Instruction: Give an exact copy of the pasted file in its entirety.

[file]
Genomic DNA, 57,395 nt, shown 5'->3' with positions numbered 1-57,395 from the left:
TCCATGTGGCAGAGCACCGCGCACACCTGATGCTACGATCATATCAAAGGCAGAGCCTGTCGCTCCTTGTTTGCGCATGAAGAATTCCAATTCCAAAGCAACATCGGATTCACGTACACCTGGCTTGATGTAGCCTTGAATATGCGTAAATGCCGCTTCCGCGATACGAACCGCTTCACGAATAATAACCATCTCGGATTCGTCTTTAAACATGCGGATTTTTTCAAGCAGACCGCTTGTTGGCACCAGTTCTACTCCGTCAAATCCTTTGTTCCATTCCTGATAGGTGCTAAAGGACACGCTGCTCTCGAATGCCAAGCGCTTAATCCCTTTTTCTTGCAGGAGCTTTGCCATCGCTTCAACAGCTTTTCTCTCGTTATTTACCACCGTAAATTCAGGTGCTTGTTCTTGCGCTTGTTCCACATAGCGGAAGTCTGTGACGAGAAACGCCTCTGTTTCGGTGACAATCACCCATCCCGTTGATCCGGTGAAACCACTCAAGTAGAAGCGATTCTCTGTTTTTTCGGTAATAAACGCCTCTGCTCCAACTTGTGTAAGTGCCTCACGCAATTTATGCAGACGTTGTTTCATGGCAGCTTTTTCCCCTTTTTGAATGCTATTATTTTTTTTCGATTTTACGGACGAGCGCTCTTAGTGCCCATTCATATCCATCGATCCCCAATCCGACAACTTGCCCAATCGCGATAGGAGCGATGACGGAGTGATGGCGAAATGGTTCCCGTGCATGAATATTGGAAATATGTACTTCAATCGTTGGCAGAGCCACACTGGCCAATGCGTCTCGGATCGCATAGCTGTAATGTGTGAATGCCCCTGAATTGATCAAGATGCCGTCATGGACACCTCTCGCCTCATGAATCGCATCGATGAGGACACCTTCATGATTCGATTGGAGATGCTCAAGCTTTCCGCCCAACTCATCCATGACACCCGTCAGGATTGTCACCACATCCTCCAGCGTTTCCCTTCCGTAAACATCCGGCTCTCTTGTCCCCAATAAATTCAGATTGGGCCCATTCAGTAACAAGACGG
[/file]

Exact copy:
Genomic DNA, 57,395 nt, shown 5'->3' with positions numbered 1-57,395 from the left:
TCCATGTGGCAGAGCACCGCGCACACCTGATGCTACGATCATATCAAAGGCAGAGCCTGTCGCTCCTTGTTTGCGCATGAAGAATTCCAATTCCAAAGCAACATCGGATTCACGTACACCTGGCTTGATGTAGCCTTGAATATGCGTAAATGCCGCTTCCGCGATACGAACCGCTTCACGAATAATAACCATCTCGGATTCGTCTTTAAACATGCGGATTTTTTCAAGCAGACCGCTTGTTGGCACCAGTTCTACTCCGTCAAATCCTTTGTTCCATTCCTGATAGGTGCTAAAGGACACGCTGCTCTCGAATGCCAAGCGCTTAATCCCTTTTTCTTGCAGGAGCTTTGCCATCGCTTCAACAGCTTTTCTCTCGTTATTTACCACCGTAAATTCAGGTGCTTGTTCTTGCGCTTGTTCCACATAGCGGAAGTCTGTGACGAGAAACGCCTCTGTTTCGGTGACAATCACCCATCCCGTTGATCCGGTGAAACCACTCAAGTAGAAGCGATTCTCTGTTTTTTCGGTAATAAACGCCTCTGCTCCAACTTGTGTAAGTGCCTCACGCAATTTATGCAGACGTTGTTTCATGGCAGCTTTTTCCCCTTTTTGAATGCTATTATTTTTTTTCGATTTTACGGACGAGCGCTCTTAGTGCCCATTCATATCCATCGATCCCCAATCCGACAACTTGCCCAATCGCGATAGGAGCGATGACGGAGTGATGGCGAAATGGTTCCCGTGCATGAATATTGGAAATATGTACTTCAATCGTTGGCAGAGCCACACTGGCCAATGCGTCTCGGATCGCATAGCTGTAATGTGTGAATGCCCCTGAATTGATCAAGATGCCGTCATGGACACCTCTCGCCTCATGAATCGCATCGATGAGGACACCTTCATGATTCGATTGGAGATGCTCAAGCTTTCCGCCCAACTCATCCATGACACCCGTCAGGATTGTCACCACATCCTCCAGCGTTTCCCTTCCGTAAACATCCGGCTCTCTTGTCCCCAATAAATTCAGATTGGGCCCATTCAGTAACAAGACGG